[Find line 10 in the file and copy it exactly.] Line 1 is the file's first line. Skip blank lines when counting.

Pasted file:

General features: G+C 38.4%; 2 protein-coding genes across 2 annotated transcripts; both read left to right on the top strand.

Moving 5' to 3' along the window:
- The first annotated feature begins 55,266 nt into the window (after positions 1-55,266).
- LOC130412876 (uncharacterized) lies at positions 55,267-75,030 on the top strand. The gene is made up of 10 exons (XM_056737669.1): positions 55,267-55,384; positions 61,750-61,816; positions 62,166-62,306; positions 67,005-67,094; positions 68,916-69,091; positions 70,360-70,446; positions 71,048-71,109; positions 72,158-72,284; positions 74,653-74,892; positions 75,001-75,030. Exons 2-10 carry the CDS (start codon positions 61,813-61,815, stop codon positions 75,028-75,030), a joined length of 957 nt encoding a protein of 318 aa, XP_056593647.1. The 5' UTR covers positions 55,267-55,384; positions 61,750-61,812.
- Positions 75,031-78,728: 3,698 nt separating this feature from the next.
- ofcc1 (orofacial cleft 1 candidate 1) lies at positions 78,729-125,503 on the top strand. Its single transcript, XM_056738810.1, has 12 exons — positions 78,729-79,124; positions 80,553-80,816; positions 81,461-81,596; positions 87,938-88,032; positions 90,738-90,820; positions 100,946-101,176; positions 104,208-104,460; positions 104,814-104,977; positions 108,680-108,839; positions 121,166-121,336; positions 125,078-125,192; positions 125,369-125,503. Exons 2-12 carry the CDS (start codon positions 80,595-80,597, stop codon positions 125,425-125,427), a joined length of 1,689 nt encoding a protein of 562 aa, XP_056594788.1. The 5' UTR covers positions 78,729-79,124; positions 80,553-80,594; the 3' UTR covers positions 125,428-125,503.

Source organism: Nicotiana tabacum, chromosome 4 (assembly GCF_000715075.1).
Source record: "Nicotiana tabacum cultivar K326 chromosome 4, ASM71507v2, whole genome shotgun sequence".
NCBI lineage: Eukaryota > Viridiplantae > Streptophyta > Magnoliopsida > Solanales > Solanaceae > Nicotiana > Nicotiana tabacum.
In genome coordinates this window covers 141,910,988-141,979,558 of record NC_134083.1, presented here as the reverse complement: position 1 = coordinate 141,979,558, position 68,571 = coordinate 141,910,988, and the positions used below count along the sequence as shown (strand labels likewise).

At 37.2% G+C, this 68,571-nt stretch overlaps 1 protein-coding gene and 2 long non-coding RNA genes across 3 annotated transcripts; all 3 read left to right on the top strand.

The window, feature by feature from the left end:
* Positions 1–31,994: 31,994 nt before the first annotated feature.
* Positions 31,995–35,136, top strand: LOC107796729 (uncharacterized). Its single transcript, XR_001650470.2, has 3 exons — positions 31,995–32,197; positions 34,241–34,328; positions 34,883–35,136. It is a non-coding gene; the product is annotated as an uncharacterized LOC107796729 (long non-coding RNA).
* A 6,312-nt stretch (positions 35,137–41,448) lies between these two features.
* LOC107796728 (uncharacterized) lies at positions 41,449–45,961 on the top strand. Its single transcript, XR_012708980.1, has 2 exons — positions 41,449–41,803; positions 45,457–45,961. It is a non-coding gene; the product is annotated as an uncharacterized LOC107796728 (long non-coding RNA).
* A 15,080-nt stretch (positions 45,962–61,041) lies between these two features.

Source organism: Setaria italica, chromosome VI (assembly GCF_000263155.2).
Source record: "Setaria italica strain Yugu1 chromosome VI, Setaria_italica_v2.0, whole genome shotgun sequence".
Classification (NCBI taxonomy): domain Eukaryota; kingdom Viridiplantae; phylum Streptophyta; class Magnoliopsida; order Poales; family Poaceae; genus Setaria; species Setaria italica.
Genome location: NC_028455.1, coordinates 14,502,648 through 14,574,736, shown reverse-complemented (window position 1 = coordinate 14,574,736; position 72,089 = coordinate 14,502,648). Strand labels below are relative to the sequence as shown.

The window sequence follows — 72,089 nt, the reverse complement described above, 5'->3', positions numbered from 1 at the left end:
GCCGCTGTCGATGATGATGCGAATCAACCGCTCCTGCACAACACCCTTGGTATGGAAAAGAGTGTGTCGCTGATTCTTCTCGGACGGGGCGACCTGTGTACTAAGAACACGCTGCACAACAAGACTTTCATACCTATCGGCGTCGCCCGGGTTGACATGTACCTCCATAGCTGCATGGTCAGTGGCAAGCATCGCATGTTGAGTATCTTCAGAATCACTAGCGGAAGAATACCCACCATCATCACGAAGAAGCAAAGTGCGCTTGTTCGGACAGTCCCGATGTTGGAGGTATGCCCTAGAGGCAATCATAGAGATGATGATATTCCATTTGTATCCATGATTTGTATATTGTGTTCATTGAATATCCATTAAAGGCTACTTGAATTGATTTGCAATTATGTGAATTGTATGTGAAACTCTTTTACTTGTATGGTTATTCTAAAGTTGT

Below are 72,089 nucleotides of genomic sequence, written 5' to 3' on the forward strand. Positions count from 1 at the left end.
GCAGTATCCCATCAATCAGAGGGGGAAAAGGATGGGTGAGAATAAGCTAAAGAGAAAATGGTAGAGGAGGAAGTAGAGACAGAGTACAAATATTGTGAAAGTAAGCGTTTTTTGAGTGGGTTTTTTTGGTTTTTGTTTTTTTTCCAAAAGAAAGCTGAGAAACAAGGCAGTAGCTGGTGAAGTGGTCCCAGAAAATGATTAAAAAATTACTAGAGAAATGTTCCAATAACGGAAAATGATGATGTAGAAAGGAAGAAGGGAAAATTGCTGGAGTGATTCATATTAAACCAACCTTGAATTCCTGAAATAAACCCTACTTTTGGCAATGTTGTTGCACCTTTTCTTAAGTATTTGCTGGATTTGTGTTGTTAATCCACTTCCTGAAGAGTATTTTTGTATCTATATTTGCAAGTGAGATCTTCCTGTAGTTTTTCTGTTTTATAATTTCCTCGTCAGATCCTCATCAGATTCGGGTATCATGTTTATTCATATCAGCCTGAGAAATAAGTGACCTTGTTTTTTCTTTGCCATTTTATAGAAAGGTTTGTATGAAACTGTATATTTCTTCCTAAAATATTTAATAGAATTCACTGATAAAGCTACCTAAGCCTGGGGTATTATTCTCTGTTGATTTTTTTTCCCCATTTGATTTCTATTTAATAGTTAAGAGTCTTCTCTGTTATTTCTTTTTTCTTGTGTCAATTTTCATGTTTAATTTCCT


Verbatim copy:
In genome coordinates this window covers 141,910,988-141,979,558 of record NC_134083.1, presented here as the reverse complement: position 1 = coordinate 141,979,558, position 68,571 = coordinate 141,910,988, and the positions used below count along the sequence as shown (strand labels likewise).